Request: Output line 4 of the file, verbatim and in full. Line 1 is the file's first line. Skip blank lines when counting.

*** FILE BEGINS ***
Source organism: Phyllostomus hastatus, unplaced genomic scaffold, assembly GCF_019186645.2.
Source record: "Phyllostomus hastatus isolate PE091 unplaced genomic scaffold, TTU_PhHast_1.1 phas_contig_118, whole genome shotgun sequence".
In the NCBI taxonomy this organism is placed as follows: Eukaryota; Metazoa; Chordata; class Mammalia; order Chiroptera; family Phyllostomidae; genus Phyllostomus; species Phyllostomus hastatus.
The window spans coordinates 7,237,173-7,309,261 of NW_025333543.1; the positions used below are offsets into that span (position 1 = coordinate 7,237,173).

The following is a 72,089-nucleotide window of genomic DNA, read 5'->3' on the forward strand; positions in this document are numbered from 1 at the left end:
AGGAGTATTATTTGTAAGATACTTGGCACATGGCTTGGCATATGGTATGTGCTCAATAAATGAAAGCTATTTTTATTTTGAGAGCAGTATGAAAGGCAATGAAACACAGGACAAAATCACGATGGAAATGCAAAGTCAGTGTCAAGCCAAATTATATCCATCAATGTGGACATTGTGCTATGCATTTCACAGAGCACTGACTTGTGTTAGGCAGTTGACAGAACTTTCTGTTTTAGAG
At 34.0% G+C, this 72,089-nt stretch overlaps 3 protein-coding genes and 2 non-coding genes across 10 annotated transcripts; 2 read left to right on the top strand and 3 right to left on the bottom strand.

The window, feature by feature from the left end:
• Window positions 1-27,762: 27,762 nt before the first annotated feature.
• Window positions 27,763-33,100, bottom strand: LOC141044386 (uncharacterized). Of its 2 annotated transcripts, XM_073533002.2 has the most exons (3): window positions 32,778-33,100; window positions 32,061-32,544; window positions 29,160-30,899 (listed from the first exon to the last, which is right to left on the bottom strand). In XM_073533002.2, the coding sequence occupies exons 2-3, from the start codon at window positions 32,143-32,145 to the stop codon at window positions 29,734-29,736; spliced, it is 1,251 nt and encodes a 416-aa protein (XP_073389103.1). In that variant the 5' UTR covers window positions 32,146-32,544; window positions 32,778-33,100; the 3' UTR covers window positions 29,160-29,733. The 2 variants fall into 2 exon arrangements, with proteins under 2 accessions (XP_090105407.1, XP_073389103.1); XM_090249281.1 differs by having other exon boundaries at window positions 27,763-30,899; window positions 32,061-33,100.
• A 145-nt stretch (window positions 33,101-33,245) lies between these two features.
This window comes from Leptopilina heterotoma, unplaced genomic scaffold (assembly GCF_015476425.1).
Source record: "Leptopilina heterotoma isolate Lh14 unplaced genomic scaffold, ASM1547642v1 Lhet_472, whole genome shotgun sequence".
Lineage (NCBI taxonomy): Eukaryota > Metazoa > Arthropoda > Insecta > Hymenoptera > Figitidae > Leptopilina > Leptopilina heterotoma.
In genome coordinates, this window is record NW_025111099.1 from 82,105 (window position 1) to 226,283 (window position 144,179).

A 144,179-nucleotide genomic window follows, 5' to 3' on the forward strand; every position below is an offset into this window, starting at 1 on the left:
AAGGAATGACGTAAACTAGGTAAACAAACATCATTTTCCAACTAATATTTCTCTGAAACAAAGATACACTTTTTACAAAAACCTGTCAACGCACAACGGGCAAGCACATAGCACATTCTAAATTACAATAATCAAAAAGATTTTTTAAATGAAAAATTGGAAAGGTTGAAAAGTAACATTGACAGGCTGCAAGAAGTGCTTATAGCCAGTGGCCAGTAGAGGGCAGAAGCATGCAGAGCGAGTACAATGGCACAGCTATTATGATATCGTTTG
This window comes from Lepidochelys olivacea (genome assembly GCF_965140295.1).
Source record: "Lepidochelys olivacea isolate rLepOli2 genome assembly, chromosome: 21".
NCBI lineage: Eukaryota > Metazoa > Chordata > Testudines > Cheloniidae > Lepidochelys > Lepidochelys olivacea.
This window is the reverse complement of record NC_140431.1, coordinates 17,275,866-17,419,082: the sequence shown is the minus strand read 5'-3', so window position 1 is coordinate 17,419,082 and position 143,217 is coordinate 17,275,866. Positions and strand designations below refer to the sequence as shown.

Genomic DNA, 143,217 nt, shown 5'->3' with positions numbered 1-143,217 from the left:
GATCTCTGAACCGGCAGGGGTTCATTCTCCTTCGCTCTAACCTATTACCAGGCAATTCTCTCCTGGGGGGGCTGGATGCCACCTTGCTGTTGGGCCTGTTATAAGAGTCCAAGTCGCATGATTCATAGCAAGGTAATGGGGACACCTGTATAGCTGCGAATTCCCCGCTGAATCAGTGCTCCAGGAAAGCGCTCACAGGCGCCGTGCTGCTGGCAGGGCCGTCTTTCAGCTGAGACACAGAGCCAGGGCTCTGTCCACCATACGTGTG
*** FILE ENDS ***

The window spans coordinates 7,237,173-7,309,261 of NW_025333543.1; the positions used below are offsets into that span (position 1 = coordinate 7,237,173).